Hydrogen Storage: Operando Methods in Catalysis
A major challenge in replacing petroleum-based fuels with hydrogen is safe storage of the hydrogen. One promising approach to hydrogen storage is in compounds of ammonia, boron, and hydrogen, generically NHxBHx. These materials have high theoretical volumetric and gravimetric capacities for hydrogen. Ammonia borane (NH3BH3) releases hydrogen upon heating to moderate temperatures in both the solid and liquid phase. More recently it has been proposed that metal nanoparticles enable the release of hydrogen at room temperature, however, little is known about the structure or mechanism of activation.
Researchers at PNNL studying the catalytic activation of hydrogen release from amine boranes using a combination of operando x-ray absorption fine structure (XAFS) spectroscopy and nuclear magnetic resonance (NMR) techniques. Operando spectroscopy permits the direct observation of key intermediates under reacting conditions, i.e., at reaction pressure and temperature, to gain insight into catalytic processes.
Operando XAFS spectroscopy, performed at the Advanced Photon Source at
One of the crucial insights provided by Operando11B NMR spectroscopy is the formation of a short-lived amine borane intermediate. [Full Image]
Argonne National Laboratory, has enabled us to identify and characterize a cluster of four rhodium atoms that is a critical species involved in the catalytically-induced release of H2 from amine boranes. These results demonstrate that metallic nanoparticles are not directly involved in the catalyzed release of H2. Furthermore, this work shows that catalyst structure changes as a function of the concentration of reactants and products. These are important findings that will enable the design of concepts to control transformations in a multitude of related catalytic processes.
Operando 11B NMR spectroscopy was used to probe the evolution of the boron species to elucidate the mechanism of hydrogen release from the amine borane. Using NMR in concert with XAFS provides a complementary view of the catalysis pathways thus providing a more detailed understanding of how the four Rh atom cluster reacts with amine boranes. One of the crucial insights provided by 11B NMR is the formation of a short-lived amine borane intermediate, shown in the figure. These observations support a catalyst species that activates hydrogen release via an intramolecular pathway and not by the dehydrocoupling mechanism that is predominant in the non-catalyzed release of hydrogen.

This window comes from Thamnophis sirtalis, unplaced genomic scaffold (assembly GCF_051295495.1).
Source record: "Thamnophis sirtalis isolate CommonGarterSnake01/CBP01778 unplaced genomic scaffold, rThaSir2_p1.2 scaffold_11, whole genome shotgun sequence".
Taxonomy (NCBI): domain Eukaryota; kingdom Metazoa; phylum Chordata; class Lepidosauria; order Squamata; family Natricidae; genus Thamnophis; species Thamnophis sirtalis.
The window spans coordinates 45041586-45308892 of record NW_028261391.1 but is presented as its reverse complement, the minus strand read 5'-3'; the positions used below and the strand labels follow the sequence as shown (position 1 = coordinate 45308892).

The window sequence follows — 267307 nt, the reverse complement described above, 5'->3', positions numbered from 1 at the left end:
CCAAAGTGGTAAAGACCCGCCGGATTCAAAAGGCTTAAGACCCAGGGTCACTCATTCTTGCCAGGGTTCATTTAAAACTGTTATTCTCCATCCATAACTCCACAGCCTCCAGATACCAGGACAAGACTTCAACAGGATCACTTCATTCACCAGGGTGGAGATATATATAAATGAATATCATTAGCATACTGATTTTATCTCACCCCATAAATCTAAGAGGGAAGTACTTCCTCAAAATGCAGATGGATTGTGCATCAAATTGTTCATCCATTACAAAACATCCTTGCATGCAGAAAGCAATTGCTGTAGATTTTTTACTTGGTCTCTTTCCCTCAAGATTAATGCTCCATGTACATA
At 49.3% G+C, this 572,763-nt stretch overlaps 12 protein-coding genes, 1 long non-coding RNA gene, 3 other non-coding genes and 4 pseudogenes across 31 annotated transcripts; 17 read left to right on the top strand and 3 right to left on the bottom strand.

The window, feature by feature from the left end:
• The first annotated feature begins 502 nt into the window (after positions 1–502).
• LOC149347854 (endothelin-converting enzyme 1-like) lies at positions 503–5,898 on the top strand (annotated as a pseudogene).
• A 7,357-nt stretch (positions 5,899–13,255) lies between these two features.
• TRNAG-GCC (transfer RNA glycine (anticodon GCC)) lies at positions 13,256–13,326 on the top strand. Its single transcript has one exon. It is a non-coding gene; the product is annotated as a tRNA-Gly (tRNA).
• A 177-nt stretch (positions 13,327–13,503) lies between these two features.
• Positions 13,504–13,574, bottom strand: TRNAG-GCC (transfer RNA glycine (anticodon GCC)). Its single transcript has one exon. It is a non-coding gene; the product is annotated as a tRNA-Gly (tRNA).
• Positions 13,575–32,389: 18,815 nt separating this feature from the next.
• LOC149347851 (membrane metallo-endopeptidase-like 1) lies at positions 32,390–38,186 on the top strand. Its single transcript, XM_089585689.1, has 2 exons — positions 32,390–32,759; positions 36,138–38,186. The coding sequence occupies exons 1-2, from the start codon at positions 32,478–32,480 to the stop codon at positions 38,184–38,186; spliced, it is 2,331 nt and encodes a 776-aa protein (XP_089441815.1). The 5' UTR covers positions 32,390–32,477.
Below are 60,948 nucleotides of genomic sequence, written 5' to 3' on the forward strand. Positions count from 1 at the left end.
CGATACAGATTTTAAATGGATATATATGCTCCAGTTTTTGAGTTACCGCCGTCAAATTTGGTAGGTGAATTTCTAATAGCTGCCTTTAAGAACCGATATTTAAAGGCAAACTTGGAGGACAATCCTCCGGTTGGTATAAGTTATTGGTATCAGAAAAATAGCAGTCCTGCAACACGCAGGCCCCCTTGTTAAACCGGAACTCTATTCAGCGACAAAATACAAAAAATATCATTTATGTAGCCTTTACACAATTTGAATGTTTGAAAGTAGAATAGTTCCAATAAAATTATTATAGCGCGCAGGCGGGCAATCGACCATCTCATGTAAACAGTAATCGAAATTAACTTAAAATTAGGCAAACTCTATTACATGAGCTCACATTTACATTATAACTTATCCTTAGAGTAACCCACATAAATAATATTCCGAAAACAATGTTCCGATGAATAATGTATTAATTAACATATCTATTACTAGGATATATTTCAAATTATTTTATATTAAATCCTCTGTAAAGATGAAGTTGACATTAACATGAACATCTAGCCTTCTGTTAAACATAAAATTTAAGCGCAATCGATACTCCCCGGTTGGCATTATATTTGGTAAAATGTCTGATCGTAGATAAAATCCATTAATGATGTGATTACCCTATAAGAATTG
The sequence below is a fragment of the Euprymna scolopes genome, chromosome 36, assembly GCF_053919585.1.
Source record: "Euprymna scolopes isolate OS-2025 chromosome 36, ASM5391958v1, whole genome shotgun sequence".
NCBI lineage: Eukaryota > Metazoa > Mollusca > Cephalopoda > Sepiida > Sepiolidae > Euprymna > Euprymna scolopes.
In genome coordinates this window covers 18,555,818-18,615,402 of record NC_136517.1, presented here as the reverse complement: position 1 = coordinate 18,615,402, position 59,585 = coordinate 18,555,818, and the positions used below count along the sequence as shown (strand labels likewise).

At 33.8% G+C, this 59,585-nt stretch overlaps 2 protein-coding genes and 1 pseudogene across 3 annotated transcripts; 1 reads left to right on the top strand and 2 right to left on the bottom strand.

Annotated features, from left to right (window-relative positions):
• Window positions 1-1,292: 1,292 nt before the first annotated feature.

We combined operando XAFS and NMR methods to elucidate the mechanism of hydrogen release from amine boranes. XAFS spectroscopy shows that the predominant rhodium species formed under the catalysis conditions is a Rh4 cluster (diameter of approximately 0.3 nm) rather than a 2 nm-diameter Rh nanoparticle. Knowledge of the Rh structures provides key insights into the catalysis species and the mechanism of the formation of hydrogen from amine borane compounds. We anticipate this class of Rh4 clusters may play an important role in both dehydrocoupling and hydrogenation reactions.
This research was done by Yongsheng Chen, John L. Fulton, John C. Linehan, and S. Thomas Autrey.
Reference: Chen Y, JL Fulton, JC Linehan, and T Autrey. 2005. "In-situ XAFS and NMR Study of Rhodium Catalyzed Dehydrogenation of Dimethylamine Borane." Journal of the American Chemical Society 127(10):3254-3255. DOI:10.1021/ja0437050.